International Tax Review is part of the Delinian Group, Delinian Limited, 8 Bouverie Street, London, EC4Y 8AX, Registered in England & Wales, Company number 00954730
Copyright © Delinian Limited and its affiliated companies 2023

Accessibility | Terms of Use | Privacy Policy | Modern Slavery Statement

Luxembourg: Luxembourg signs new protocol to treaty with France

fister.jpg

schmitz.jpg

Emilie Fister


Samantha Schmitz-Merle

The long awaited protocol to the France-Luxembourg double tax treaty (DTT) was signed on September 5 2014. The protocol amends the rules applicable to capital gains on the sale of shares or other rights in real estate companies and allocates the right to tax these gains to the source country. The protocol provides that capital gains derived by a resident of Luxembourg or France from the alienation of shares, units or other rights in companies, trusts or any other entities that derive directly or indirectly more than 50% of their value from real estate assets located in the other contracting state are taxable in the source country (the country in which the real estate is located). In other words, these gains are taxed in the same way as real estate income. Real estate assets allocated to the business activity of an enterprise are excluded from this clause.

So far, under the existing DTT provisions, capital gains realised on the sale of shares in real estate companies were taxed at the place of the residency of the seller. In other words, gains derived by a Luxembourg company from a French property company holding French real estate were exempt in France and only taxable in Luxembourg. In Luxembourg, they could possibly benefit from the Luxembourg participation exemption regime. With the new provisions of the protocol, capital gains derived by a Luxembourg company from a French property company will become taxable in France.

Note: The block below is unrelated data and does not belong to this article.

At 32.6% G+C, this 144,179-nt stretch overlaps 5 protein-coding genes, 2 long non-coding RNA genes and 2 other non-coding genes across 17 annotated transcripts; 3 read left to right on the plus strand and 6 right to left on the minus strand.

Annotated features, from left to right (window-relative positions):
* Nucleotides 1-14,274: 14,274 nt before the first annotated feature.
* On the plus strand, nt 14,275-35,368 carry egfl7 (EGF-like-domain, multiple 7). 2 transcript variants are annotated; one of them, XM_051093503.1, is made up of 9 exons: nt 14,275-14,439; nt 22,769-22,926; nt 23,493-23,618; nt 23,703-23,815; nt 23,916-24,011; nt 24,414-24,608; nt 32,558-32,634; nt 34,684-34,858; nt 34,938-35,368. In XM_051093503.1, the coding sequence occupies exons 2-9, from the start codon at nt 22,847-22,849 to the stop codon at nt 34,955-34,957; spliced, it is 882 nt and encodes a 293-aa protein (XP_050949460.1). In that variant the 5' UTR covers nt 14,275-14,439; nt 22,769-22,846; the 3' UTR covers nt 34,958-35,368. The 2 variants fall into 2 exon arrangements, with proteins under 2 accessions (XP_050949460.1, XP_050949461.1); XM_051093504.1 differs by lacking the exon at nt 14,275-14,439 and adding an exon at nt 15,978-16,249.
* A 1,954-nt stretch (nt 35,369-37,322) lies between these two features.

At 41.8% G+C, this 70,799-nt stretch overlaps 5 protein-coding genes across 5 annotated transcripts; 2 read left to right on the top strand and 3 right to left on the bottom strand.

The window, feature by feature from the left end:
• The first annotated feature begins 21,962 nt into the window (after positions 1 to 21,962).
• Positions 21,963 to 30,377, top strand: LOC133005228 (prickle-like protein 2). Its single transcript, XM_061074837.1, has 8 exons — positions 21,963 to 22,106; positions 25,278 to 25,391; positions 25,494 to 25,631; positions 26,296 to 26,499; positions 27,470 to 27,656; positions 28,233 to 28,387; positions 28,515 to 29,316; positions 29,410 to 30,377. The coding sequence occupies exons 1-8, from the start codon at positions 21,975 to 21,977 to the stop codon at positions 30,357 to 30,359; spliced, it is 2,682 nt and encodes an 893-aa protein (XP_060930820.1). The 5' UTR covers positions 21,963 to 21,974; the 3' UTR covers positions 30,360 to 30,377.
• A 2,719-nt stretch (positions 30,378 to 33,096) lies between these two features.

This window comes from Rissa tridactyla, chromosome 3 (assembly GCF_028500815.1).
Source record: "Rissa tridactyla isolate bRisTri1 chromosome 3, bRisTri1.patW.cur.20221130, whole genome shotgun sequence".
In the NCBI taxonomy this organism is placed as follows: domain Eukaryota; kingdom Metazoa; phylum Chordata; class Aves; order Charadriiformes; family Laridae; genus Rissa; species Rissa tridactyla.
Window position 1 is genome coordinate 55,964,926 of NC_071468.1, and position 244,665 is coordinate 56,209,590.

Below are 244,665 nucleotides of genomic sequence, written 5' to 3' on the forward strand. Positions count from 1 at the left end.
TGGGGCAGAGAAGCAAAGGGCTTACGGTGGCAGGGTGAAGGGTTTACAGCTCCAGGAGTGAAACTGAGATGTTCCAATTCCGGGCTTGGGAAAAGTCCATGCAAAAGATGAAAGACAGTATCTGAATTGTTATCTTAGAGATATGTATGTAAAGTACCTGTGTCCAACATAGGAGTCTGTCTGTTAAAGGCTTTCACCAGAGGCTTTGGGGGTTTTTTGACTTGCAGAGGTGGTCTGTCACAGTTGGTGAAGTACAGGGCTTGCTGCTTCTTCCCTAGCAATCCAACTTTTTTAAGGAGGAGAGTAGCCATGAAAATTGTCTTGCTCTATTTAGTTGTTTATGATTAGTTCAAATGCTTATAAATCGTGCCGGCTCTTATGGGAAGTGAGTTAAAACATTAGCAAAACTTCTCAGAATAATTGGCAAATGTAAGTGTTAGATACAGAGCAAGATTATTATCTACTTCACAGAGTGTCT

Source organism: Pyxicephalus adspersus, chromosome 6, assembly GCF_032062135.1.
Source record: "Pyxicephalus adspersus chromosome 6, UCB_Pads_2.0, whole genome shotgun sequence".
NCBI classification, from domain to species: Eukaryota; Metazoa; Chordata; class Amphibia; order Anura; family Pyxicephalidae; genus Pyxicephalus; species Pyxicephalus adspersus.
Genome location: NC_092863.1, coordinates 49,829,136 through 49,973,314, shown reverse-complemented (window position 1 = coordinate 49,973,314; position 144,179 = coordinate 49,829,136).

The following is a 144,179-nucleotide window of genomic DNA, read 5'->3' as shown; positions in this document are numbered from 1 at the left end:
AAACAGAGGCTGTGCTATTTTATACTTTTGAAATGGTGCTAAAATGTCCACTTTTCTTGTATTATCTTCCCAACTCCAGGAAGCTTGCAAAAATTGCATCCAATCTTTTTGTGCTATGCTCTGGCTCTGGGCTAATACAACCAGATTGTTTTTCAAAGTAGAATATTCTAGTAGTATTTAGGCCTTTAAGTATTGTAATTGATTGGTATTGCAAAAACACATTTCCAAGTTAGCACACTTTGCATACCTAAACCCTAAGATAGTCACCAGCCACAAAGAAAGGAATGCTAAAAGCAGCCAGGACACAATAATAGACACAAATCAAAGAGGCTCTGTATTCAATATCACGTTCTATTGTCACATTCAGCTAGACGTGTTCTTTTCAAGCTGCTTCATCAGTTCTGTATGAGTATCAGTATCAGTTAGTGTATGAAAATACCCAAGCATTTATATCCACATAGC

Furthermore, particular attention has to be paid to the wording of this new provision. The wording goes beyond the recommendations of the OECD in its Model Tax Convention. While the latter covers only capital gains on the alienation of shares or comparable interests, the protocol covers shares as well as any other rights.

The amendment to the France-Luxembourg DTT will require a careful review of existing investment structures in French real estate so as to mitigate any potential adverse tax consequences. If both countries manage to complete the ratification procedures before year-end, the protocol will enter into force on January 1 2015, which means that clients with real estate investment structures in France or which plan to invest in French real estate should seek advice from their tax adviser quickly.

Emilie Fister (emilie.fister@atoz.lu) and Samantha Schmitz-Merle (samantha.merle@atoz.lu)

ATOZ – Taxand Luxembourg

Tel: +352 26 940 263 and +352 26 940 235

Website: www.atoz.lu

more across site & bottom lb ros

More from across our site

The BEPS Monitoring Group has found a rare point of agreement with business bodies advocating an EU-wide one-stop-shop for compliance under BEFIT.
Former PwC partner Peter-John Collins has been banned from serving as a tax agent in Australia, while Brazil reports its best-ever year of tax collection on record.
Industry groups are concerned about the shift away from the ALP towards formulary apportionment as part of a common consolidated corporate tax base across the EU.
The former tax official in Italy will take up her post in April.
With marked economic disruption matched by a frenetic rate of regulatory upheaval, ITR partnered with Asia’s leading legal minds to navigate the continent’s growing complexity.
Lawmakers seem more reticent than ever to make ambitious tax proposals since the disastrous ‘mini-budget’ last September, but the country needs serious change.
The panel, the only one dedicated to tax at the World Economic Forum, comprised government ministers and other officials.
Colombian Finance Minister José Antonio Ocampo announced preparations for a Latin American tax summit, while the potentially ‘dangerous’ Inflation Reduction Act has come under fire.
The OECD’s two-pillar solution may increase global tax revenue gains by more than $200 billion a year, but pillar one is the key to such gains due to its fundamental changes to taxing rights.
The solution to address the tax challenges arising from digitalisation and globalisation will generate more revenue than previously estimated.